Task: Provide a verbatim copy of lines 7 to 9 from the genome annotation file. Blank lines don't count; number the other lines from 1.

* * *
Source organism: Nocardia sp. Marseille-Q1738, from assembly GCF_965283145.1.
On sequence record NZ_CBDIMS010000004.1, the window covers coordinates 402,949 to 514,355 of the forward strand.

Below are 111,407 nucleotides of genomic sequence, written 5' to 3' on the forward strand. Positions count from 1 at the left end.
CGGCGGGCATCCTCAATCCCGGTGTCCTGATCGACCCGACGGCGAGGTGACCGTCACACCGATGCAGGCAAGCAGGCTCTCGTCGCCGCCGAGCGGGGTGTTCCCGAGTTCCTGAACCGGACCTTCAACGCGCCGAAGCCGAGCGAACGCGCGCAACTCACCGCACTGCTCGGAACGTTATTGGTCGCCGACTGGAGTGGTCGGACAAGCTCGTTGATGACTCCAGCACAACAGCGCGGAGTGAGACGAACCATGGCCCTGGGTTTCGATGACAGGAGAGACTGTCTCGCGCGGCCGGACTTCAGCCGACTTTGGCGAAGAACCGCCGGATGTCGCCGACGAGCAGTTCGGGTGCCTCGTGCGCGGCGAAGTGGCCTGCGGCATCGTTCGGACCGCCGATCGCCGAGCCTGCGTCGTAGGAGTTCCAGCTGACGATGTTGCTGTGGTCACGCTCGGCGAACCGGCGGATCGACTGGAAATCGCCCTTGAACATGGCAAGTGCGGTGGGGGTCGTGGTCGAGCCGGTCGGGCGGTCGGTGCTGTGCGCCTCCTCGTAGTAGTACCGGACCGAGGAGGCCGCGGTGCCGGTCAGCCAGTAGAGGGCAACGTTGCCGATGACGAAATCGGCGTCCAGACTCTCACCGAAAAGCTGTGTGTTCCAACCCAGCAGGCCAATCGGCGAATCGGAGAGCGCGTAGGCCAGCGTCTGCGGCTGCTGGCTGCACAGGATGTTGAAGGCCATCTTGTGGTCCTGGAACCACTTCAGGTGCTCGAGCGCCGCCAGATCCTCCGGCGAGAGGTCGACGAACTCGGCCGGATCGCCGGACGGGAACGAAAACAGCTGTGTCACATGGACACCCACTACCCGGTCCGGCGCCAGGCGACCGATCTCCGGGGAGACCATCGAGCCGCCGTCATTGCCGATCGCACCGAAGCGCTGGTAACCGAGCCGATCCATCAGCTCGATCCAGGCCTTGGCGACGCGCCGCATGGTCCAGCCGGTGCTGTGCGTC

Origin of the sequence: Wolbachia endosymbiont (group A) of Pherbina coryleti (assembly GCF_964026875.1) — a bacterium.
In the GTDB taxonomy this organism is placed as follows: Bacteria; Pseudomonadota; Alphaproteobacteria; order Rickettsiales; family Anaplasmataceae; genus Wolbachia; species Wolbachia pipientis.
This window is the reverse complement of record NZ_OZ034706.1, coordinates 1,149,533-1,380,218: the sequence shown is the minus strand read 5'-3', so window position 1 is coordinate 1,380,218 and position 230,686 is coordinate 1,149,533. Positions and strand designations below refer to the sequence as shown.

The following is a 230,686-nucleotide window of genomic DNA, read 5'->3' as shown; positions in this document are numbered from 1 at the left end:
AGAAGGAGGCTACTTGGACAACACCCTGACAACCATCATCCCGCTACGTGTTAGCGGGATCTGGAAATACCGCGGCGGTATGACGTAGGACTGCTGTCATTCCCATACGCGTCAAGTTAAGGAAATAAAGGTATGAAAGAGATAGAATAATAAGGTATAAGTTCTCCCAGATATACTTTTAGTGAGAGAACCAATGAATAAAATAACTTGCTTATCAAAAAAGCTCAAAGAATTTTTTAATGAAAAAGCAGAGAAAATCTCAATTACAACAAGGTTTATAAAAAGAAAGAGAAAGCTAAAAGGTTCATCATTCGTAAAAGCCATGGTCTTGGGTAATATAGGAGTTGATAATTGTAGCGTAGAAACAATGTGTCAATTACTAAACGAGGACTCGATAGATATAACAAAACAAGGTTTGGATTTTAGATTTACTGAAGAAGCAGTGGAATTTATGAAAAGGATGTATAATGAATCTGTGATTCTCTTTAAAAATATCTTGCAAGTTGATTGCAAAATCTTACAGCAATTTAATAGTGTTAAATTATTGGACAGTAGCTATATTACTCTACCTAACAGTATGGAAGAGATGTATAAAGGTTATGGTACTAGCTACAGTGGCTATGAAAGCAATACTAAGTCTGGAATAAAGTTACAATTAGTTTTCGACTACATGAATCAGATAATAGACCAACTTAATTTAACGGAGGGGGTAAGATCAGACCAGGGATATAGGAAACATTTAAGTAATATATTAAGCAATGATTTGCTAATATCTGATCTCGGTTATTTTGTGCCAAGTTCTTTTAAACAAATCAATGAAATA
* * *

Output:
This window is the reverse complement of record NZ_OZ034706.1, coordinates 1,149,533-1,380,218: the sequence shown is the minus strand read 5'-3', so window position 1 is coordinate 1,380,218 and position 230,686 is coordinate 1,149,533. Positions and strand designations below refer to the sequence as shown.

The following is a 230,686-nucleotide window of genomic DNA, read 5'->3' as shown; positions in this document are numbered from 1 at the left end:
AGAAGGAGGCTACTTGGACAACACCCTGACAACCATCATCCCGCTACGTGTTAGCGGGATCTGGAAATACCGCGGCGGTATGACGTAGGACTGCTGTCATTCCCATACGCGTCAAGTTAAGGAAATAAAGGTATGAAAGAGATAGAATAATAAGGTATAAGTTCTCCCAGATATACTTTTAGTGAGAGAACCAATGAATAAAATAACTTGCTTATCAAAAAAGCTCAAAGAATTTTTTAATGAAAAAGCAGAGAAAATCTCAATTACAACAAGGTTTATAAAAAGAAAGAGAAAGCTAAAAGGTTCATCATTCGTAAAAGCCATGGTCTTGGGTAATATAGGAGTTGATAATTGTAGCGTAGAAACAATGTGTCAATTACTAAACGAGGACTCGATAGATATAACAAAACAAGGTTTGGATTTTAGATTTACTGAAGAAGCAGTGGAATTTATGAAAAGGATGTATAATGAATCTGTGATTCTCTTTAAAAATATCTTGCAAGTTGATTGCAAAATCTTACAGCAATTTAATAGTGTTAAATTATTGGACAGTAGCTATATTACTCTACCTAACAGTATGGAAGAGATGTATAAAGGTTATGGTACTAGCTACAGTGGCTATGAAAGCAATACTAAGTCTGGAATAAAGTTACAATTAGTTTTCGACTACATGAATCAGATAATAGACCAACTTAATTTAACGGAGGGGGTAAGATCAGACCAGGGATATAGGAAACATTTAAGTAATATATTAAGCAATGATTTGCTAATATCTGATCTCGGTTATTTTGTGCCAAGTTCTTTTAAACAAATCAATGAAATA